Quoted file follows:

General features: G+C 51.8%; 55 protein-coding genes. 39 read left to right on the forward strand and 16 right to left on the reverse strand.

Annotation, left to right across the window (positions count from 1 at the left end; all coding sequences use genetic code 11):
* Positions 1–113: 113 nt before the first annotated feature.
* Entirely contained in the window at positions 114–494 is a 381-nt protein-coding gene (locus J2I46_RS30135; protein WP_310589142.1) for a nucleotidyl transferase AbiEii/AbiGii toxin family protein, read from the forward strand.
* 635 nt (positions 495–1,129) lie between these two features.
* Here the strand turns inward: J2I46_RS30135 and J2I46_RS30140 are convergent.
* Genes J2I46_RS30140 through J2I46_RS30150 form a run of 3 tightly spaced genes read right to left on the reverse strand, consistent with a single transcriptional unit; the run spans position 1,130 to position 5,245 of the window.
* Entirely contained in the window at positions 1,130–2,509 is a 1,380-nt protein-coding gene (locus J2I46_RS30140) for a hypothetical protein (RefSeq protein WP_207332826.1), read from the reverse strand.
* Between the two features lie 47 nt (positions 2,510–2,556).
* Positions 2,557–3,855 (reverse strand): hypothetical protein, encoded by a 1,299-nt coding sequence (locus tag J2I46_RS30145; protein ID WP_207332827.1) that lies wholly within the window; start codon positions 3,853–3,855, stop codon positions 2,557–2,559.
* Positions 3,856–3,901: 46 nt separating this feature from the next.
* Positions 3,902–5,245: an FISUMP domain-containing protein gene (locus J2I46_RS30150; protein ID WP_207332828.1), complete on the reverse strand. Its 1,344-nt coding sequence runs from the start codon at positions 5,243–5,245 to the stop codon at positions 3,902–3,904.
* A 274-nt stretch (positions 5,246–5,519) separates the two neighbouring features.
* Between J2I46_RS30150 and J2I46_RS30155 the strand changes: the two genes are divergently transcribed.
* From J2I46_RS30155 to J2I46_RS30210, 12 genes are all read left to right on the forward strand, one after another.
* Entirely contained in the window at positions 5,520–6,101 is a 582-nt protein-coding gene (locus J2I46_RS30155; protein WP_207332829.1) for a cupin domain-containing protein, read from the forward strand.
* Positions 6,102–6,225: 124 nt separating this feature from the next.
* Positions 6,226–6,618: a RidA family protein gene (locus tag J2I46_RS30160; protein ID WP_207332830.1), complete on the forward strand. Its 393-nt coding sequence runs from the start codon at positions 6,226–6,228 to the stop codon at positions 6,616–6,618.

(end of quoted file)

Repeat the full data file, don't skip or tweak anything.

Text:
General features: G+C 51.8%; 55 protein-coding genes. 39 read left to right on the forward strand and 16 right to left on the reverse strand.

Annotation, left to right across the window (positions count from 1 at the left end; all coding sequences use genetic code 11):
* Positions 1–113: 113 nt before the first annotated feature.
* Entirely contained in the window at positions 114–494 is a 381-nt protein-coding gene (locus J2I46_RS30135; protein WP_310589142.1) for a nucleotidyl transferase AbiEii/AbiGii toxin family protein, read from the forward strand.
* 635 nt (positions 495–1,129) lie between these two features.
* Here the strand turns inward: J2I46_RS30135 and J2I46_RS30140 are convergent.
* Genes J2I46_RS30140 through J2I46_RS30150 form a run of 3 tightly spaced genes read right to left on the reverse strand, consistent with a single transcriptional unit; the run spans position 1,130 to position 5,245 of the window.
* Entirely contained in the window at positions 1,130–2,509 is a 1,380-nt protein-coding gene (locus J2I46_RS30140) for a hypothetical protein (RefSeq protein WP_207332826.1), read from the reverse strand.
* Between the two features lie 47 nt (positions 2,510–2,556).
* Positions 2,557–3,855 (reverse strand): hypothetical protein, encoded by a 1,299-nt coding sequence (locus tag J2I46_RS30145; protein ID WP_207332827.1) that lies wholly within the window; start codon positions 3,853–3,855, stop codon positions 2,557–2,559.
* Positions 3,856–3,901: 46 nt separating this feature from the next.
* Positions 3,902–5,245: an FISUMP domain-containing protein gene (locus J2I46_RS30150; protein ID WP_207332828.1), complete on the reverse strand. Its 1,344-nt coding sequence runs from the start codon at positions 5,243–5,245 to the stop codon at positions 3,902–3,904.
* A 274-nt stretch (positions 5,246–5,519) separates the two neighbouring features.
* Between J2I46_RS30150 and J2I46_RS30155 the strand changes: the two genes are divergently transcribed.
* From J2I46_RS30155 to J2I46_RS30210, 12 genes are all read left to right on the forward strand, one after another.
* Entirely contained in the window at positions 5,520–6,101 is a 582-nt protein-coding gene (locus J2I46_RS30155; protein WP_207332829.1) for a cupin domain-containing protein, read from the forward strand.
* Positions 6,102–6,225: 124 nt separating this feature from the next.
* Positions 6,226–6,618: a RidA family protein gene (locus tag J2I46_RS30160; protein ID WP_207332830.1), complete on the forward strand. Its 393-nt coding sequence runs from the start codon at positions 6,226–6,228 to the stop codon at positions 6,616–6,618.